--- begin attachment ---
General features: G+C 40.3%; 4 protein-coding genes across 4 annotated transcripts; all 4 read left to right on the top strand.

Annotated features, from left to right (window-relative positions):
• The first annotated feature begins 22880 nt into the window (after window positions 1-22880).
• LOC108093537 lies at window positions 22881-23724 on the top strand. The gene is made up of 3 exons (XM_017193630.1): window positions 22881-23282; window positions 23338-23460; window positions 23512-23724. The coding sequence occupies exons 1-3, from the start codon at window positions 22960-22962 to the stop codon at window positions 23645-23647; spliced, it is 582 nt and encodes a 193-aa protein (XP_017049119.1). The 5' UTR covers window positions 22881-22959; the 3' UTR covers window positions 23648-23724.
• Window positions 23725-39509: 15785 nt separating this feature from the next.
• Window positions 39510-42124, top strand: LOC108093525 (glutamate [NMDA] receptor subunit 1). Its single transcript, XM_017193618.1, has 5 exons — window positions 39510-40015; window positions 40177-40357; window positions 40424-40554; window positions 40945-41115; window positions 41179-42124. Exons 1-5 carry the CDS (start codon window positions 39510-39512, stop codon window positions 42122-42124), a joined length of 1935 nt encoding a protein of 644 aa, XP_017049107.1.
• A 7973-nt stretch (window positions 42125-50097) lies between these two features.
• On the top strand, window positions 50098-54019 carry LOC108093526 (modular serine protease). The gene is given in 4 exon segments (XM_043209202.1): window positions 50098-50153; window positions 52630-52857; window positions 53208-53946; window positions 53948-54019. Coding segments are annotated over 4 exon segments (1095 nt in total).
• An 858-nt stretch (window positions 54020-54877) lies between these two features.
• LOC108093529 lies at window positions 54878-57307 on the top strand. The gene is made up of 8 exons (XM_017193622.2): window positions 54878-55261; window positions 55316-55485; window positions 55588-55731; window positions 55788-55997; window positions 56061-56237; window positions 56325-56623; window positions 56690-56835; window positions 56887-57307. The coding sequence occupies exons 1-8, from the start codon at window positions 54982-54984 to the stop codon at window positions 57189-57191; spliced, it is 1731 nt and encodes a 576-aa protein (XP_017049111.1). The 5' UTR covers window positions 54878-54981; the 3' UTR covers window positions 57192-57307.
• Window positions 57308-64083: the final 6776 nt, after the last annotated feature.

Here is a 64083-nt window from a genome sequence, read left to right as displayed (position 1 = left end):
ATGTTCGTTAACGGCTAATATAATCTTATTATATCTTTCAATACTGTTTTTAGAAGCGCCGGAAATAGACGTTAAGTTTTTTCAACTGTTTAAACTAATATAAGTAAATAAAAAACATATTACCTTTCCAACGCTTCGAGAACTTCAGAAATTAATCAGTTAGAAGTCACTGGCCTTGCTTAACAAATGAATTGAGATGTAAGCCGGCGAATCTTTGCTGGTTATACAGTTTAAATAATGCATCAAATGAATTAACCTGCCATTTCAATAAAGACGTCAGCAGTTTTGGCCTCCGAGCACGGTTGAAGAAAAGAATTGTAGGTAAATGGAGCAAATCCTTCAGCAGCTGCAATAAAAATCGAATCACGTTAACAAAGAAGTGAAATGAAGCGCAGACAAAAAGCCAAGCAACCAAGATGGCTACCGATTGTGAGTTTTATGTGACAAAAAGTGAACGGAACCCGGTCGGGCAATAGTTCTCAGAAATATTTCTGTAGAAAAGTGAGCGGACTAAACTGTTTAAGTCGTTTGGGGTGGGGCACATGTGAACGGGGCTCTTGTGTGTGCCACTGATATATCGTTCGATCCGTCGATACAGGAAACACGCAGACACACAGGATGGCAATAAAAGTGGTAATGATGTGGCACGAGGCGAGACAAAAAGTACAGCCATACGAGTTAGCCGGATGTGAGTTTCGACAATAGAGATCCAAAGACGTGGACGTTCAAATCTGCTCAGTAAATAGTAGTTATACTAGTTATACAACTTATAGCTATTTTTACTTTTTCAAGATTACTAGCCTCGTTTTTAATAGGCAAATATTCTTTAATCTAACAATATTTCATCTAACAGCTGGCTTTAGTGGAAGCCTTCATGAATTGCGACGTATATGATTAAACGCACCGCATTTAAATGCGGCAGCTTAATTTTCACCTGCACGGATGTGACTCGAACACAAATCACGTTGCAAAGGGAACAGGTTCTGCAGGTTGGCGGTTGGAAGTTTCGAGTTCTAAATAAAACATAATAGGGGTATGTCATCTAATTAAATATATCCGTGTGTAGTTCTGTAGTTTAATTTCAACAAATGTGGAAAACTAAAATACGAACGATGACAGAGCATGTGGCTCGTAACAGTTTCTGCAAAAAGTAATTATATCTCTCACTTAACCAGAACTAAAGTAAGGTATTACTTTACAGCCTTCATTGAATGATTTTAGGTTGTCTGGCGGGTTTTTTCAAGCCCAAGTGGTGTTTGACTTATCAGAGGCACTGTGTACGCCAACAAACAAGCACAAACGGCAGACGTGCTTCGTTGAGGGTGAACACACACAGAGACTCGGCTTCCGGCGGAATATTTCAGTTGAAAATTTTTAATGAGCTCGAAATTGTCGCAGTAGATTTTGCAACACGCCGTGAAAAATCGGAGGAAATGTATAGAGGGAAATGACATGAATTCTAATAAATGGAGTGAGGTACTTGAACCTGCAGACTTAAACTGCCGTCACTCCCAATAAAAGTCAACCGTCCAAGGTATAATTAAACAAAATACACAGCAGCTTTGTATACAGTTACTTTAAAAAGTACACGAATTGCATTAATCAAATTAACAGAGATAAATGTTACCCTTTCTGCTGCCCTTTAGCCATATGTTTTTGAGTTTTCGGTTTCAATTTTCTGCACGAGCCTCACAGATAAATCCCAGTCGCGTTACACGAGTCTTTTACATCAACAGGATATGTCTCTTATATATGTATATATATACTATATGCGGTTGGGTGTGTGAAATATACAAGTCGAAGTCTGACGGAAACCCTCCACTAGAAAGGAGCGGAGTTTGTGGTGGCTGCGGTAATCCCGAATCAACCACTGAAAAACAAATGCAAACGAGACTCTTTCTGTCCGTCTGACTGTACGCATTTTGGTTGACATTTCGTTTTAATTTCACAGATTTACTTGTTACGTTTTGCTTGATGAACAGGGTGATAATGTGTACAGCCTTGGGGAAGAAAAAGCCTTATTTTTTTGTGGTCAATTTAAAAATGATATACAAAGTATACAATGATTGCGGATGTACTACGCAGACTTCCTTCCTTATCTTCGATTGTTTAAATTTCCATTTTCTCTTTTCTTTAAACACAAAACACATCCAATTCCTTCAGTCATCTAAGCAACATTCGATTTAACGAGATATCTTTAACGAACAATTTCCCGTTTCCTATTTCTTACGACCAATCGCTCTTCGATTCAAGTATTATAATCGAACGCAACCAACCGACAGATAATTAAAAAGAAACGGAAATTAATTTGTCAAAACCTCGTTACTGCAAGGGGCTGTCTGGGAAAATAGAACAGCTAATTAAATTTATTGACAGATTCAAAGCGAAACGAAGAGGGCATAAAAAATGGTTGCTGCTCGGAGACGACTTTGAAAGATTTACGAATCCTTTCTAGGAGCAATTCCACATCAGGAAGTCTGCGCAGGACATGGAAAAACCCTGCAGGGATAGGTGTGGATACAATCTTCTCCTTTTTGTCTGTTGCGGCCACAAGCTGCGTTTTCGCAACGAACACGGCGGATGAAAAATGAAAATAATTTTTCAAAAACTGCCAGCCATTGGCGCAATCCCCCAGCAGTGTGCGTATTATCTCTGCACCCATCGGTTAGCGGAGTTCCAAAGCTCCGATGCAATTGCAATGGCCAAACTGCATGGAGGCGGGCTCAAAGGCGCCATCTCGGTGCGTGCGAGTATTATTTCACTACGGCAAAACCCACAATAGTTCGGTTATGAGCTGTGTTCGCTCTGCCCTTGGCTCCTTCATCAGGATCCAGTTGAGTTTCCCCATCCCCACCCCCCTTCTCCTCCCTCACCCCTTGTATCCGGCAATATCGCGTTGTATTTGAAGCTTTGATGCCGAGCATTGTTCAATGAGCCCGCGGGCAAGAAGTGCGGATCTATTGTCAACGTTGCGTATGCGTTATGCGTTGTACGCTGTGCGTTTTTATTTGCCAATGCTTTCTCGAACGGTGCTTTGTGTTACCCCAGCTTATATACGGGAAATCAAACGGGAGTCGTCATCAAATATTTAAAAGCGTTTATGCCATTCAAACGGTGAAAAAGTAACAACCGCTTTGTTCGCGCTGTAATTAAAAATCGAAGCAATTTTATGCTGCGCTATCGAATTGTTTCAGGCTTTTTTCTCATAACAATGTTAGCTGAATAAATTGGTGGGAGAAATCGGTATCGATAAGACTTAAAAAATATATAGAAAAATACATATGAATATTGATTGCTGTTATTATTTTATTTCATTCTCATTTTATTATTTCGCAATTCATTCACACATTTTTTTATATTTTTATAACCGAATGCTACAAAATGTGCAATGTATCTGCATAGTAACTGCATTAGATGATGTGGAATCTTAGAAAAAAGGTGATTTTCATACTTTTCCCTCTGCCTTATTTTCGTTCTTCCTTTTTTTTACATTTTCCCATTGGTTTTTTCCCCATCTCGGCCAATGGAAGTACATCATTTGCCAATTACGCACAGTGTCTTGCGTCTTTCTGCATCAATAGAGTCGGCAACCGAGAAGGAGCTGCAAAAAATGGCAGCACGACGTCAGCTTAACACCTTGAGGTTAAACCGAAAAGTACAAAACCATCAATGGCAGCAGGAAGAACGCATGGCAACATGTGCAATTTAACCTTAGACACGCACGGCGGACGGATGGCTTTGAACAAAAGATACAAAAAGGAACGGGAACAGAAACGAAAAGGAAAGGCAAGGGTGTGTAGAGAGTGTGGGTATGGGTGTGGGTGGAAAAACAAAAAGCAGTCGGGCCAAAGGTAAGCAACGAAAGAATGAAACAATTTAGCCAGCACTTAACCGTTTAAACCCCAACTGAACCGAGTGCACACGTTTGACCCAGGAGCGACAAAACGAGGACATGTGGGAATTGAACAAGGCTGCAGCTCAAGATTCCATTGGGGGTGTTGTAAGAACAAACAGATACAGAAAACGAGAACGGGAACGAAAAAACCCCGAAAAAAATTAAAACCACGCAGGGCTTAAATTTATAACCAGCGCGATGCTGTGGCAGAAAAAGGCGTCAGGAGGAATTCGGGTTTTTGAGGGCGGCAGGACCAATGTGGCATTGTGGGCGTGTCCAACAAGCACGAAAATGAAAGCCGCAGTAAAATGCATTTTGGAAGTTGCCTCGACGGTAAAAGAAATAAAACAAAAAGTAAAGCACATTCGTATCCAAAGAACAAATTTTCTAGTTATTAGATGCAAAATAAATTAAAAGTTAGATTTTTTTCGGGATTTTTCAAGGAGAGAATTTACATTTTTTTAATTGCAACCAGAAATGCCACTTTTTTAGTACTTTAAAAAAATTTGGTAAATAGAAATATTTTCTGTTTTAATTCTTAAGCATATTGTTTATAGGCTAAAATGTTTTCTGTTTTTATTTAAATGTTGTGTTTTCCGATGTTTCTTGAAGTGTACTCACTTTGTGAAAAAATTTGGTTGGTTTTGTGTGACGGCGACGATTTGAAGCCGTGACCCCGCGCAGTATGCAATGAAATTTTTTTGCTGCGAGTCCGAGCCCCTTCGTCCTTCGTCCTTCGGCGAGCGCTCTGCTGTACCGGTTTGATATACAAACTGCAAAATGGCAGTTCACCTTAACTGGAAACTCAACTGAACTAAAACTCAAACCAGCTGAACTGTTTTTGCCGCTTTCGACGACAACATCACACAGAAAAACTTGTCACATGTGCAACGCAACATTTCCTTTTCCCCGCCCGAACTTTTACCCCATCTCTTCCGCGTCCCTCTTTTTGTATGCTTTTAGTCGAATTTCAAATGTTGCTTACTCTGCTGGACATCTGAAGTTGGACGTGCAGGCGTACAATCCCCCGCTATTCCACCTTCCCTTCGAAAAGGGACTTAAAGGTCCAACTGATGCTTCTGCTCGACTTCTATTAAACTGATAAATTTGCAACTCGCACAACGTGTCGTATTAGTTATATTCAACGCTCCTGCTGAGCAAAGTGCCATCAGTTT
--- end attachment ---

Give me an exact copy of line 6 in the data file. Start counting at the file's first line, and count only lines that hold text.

• Window positions 39510-42124, top strand: LOC108093525 (glutamate [NMDA] receptor subunit 1). Its single transcript, XM_017193618.1, has 5 exons — window positions 39510-40015; window positions 40177-40357; window positions 40424-40554; window positions 40945-41115; window positions 41179-42124. Exons 1-5 carry the CDS (start codon window positions 39510-39512, stop codon window positions 42122-42124), a joined length of 1935 nt encoding a protein of 644 aa, XP_017049107.1.